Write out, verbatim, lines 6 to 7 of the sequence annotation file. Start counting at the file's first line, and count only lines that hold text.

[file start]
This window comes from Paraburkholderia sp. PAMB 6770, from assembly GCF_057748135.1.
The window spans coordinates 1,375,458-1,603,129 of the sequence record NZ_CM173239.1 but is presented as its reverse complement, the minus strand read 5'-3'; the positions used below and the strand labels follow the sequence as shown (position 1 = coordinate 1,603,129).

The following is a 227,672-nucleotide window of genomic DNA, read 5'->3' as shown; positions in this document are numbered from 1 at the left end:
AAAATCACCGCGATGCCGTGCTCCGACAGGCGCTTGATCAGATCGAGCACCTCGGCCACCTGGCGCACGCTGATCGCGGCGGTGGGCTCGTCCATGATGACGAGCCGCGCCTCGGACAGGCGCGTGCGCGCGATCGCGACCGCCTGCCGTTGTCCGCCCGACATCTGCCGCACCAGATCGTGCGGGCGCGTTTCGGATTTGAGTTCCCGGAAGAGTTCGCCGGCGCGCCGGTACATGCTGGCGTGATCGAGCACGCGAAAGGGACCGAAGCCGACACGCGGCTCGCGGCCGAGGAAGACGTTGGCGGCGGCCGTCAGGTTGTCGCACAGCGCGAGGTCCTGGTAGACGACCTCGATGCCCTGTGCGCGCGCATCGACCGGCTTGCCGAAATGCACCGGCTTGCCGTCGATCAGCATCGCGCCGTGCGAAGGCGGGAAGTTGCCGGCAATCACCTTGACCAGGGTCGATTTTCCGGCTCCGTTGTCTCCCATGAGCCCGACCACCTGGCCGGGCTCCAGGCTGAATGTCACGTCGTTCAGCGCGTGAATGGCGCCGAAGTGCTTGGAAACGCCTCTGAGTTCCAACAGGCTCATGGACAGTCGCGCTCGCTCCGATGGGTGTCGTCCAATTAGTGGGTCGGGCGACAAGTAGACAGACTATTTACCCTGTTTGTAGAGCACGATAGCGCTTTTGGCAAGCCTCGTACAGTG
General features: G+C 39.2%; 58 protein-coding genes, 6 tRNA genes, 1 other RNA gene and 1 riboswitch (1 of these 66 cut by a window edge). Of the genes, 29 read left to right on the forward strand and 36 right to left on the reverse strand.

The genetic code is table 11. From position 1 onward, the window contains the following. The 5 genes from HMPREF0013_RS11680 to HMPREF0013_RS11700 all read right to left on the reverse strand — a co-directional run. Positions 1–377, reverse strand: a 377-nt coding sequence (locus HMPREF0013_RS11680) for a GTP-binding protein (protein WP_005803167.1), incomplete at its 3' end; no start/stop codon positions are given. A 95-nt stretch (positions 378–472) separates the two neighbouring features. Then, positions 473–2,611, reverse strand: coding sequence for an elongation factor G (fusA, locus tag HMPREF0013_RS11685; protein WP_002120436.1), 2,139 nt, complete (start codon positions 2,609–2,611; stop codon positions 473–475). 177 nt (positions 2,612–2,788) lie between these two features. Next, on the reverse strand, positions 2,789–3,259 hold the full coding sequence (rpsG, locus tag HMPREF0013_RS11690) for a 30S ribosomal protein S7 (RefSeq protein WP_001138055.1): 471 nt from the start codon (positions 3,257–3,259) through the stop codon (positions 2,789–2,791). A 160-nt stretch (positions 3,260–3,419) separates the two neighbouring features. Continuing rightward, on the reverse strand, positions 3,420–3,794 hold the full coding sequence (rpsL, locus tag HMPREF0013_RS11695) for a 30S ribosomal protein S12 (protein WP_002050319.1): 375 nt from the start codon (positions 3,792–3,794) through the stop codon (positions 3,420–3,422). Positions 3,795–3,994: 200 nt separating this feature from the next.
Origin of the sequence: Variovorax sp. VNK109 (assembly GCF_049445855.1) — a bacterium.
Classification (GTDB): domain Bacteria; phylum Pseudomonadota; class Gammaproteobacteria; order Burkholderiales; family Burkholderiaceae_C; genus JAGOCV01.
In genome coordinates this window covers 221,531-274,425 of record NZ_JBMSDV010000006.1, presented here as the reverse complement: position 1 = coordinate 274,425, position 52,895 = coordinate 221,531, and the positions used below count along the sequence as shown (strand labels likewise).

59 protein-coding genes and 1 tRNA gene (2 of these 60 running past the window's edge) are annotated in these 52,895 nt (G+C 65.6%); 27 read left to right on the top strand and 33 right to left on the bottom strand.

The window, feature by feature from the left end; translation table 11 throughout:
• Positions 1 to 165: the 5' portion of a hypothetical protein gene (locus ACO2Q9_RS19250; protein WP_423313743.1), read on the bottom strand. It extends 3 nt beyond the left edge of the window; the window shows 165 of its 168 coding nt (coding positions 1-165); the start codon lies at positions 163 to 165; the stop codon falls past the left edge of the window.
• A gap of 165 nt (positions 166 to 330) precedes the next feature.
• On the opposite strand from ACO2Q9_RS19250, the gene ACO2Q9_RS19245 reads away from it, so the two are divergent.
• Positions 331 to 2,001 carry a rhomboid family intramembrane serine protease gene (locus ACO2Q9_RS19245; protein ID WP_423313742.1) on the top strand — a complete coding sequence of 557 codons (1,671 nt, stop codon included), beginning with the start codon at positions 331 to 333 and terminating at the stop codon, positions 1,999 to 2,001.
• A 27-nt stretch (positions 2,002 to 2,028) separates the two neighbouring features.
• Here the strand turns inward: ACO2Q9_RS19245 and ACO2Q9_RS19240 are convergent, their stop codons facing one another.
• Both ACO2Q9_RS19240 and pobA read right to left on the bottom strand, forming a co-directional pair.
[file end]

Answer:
The genetic code is table 11. From position 1 onward, the window contains the following. The 5 genes from HMPREF0013_RS11680 to HMPREF0013_RS11700 all read right to left on the reverse strand — a co-directional run. Positions 1–377, reverse strand: a 377-nt coding sequence (locus HMPREF0013_RS11680) for a GTP-binding protein (protein WP_005803167.1), incomplete at its 3' end; no start/stop codon positions are given. A 95-nt stretch (positions 378–472) separates the two neighbouring features. Then, positions 473–2,611, reverse strand: coding sequence for an elongation factor G (fusA, locus tag HMPREF0013_RS11685; protein WP_002120436.1), 2,139 nt, complete (start codon positions 2,609–2,611; stop codon positions 473–475). 177 nt (positions 2,612–2,788) lie between these two features. Next, on the reverse strand, positions 2,789–3,259 hold the full coding sequence (rpsG, locus tag HMPREF0013_RS11690) for a 30S ribosomal protein S7 (RefSeq protein WP_001138055.1): 471 nt from the start codon (positions 3,257–3,259) through the stop codon (positions 2,789–2,791). A 160-nt stretch (positions 3,260–3,419) separates the two neighbouring features. Continuing rightward, on the reverse strand, positions 3,420–3,794 hold the full coding sequence (rpsL, locus tag HMPREF0013_RS11695) for a 30S ribosomal protein S12 (protein WP_002050319.1): 375 nt from the start codon (positions 3,792–3,794) through the stop codon (positions 3,420–3,422). Positions 3,795–3,994: 200 nt separating this feature from the next.
Origin of the sequence: Variovorax sp. VNK109 (assembly GCF_049445855.1) — a bacterium.